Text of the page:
Young healthy adults with mild COVID-19 symptoms may have an increased risk of cardiovascular and heart complications, and may continue for some time after infection. This according to new research published in Experimental Physiology, highlights the possible long term health impacts of COVID-19 non-hospitalized young adults who had only minor symptoms due to the virus.
In particular, The study recorded evidence of increased stiffness of arteries in young adults. This has implications for future heart health, as well as other populations who may have had severe cases of the virus.
“These findings suggest a potential long-term impact of COVID-19 on young, relatively healthy adults who may otherwise think the virus may not be affecting them,” said Dr. Steve Ratchford, senior author on the paper.
While SARS-CoV-2, the virus known for causing the COIVD-19 pandemic, is mainly characterized by respiratory symptoms, other studies have recently shown changes to blood vessel function among young adults 3-4 weeks after being infected with SARS-CoV-2 (Ratchford et al., 2021). This has also been observed months after infection in older adults as well (Riou et al. J Clin Med. 2021).
The research team at Appalachian State University found that the virus may have detrimental effects to arteries throughout the body, including in the carotid artery which supplies the brain with blood. This draws comparisons between SARS-CoV-2 and other acute bacterial and viral infections which alter arterial stiffness such as rheumatic fever, Kawasaki disease, pneumonia, H. Pylori, and lupus, all of which may persist long after symptoms have resolved.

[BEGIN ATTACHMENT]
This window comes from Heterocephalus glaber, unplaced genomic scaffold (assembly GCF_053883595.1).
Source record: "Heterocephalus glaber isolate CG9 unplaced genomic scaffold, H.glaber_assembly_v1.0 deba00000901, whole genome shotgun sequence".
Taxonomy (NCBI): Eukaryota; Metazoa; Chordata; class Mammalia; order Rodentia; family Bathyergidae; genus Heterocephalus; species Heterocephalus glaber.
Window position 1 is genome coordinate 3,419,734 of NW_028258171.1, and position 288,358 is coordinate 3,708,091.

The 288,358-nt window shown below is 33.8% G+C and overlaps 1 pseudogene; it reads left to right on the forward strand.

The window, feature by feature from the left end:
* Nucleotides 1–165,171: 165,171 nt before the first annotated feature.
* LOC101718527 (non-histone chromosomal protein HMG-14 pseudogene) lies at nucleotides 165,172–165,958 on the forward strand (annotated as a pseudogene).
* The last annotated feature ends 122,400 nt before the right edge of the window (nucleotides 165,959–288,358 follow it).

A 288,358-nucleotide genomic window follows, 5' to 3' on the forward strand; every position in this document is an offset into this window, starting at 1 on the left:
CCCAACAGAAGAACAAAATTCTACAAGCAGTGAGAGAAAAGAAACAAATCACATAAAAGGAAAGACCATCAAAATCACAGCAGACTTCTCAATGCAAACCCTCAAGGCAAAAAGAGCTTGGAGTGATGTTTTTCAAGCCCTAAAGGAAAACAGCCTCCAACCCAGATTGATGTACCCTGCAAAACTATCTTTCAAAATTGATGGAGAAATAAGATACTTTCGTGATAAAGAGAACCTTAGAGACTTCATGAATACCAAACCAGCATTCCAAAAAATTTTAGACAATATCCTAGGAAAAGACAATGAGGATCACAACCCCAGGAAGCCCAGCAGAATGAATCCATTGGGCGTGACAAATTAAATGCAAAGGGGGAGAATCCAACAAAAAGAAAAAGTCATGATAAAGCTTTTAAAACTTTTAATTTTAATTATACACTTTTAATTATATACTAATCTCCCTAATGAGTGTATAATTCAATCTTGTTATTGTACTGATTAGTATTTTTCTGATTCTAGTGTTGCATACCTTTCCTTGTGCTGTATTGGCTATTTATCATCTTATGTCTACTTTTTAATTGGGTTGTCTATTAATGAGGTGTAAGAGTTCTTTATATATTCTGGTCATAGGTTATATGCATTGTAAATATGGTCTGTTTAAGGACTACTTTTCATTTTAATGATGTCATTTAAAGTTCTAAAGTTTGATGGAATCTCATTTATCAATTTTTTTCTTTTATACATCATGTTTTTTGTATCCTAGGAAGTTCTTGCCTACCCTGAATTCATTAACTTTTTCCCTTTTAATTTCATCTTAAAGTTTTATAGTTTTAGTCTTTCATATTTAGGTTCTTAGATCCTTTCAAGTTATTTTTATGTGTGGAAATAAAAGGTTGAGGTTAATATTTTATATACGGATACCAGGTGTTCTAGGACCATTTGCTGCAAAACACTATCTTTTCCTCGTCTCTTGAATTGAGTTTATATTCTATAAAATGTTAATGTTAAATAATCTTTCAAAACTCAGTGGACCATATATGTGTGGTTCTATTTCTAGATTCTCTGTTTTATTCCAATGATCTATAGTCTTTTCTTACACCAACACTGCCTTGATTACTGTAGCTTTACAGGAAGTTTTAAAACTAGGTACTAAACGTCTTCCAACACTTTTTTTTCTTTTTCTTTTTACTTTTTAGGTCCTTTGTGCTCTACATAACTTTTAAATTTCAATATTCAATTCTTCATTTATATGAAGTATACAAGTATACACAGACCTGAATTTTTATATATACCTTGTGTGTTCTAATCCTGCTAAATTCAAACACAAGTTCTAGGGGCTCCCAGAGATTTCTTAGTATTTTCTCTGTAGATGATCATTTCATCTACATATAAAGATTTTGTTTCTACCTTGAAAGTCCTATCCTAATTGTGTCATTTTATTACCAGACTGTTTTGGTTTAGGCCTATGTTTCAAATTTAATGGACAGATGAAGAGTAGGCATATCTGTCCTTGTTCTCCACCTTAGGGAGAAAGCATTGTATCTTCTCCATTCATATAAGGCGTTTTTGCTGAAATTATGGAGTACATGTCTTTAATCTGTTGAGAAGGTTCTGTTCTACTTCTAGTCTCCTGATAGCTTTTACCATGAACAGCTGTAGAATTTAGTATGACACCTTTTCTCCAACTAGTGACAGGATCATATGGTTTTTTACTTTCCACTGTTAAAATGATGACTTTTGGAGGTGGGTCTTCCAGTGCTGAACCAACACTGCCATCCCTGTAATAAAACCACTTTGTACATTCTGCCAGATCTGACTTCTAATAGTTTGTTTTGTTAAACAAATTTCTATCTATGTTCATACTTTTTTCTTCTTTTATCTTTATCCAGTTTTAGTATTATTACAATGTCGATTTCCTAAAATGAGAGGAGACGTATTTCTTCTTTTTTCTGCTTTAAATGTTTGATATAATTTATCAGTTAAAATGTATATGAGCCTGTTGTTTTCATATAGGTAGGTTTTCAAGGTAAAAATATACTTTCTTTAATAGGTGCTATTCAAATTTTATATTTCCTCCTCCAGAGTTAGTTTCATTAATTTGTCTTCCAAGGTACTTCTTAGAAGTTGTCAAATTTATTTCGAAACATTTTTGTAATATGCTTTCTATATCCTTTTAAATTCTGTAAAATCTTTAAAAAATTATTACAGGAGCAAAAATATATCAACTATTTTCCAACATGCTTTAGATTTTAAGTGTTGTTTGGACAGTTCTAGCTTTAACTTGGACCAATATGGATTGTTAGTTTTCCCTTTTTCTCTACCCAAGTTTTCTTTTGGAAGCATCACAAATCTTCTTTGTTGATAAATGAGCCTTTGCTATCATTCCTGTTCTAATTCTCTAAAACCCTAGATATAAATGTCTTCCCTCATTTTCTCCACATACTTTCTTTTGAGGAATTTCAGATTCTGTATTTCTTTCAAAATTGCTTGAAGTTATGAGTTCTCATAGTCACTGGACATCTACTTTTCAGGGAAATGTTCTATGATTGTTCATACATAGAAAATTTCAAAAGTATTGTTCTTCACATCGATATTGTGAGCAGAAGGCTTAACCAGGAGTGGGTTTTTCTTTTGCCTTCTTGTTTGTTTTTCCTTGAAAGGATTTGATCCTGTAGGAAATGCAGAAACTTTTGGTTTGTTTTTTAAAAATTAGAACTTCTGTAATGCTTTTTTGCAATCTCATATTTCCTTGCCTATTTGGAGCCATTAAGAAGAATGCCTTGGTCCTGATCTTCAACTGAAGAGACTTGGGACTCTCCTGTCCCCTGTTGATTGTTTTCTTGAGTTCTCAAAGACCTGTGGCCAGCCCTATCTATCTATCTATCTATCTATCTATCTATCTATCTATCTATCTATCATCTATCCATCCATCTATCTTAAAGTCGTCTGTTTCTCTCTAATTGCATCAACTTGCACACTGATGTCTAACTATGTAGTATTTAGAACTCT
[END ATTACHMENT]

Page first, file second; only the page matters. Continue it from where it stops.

Study Methods and Results in Long-Term Cardiovascular and Heart Complications
- The researchers tested young adults 3-4 weeks after being infected with SARS-CoV-2. They used an ultrasound on the carotid artery and took recordings of that image for 10-15 heart beats.
- These recordings were analyzed on a computer software to find measures of carotid stiffness. For the control group, they used data from young healthy adults who were studied prior to the COVID-19 pandemic.
- The researchers are following these young adults for 6 months after initial infection with SARS-CoV-2 to observe if and when the arterial health of these individuals is improving.
The results of the longitudinal study will be interesting, as these adults’ symptomology may improve, yet their arterial health may not be recovering as quickly, which may have significance for their heart health. Further study will tell more about the long-term cardiovascular and heart complications of these young adults.
These studies should aim to study a more diverse patient population over time, especially older adults who are more susceptible to the virus and who may have underlying conditions such as heart disease, diabetes, and hypertension.
As far as limitations of this study goes, the researchers do not know if the SARS-CoV-2 group had any innate decrements in arterial stiffness prior to contracting the virus. They also did not control for menstrual cycle or variations in contraceptive use in either group. However, previous research has indicated that contraceptive use and menstrual cycle fluctuations among young healthy females may not influence the outcome measures they were studying.
Conclusion/ This cross‐sectional analysis revealed higher carotid artery stiffness and aortic stiffness among young adults with SARS‐CoV‐2. These results provide further evidence of cardiovascular impairments among young adults recovering from SARS‐CoV‐2 infection, which should be considered for cardiovascular complications associated with SARS‐CoV‐2.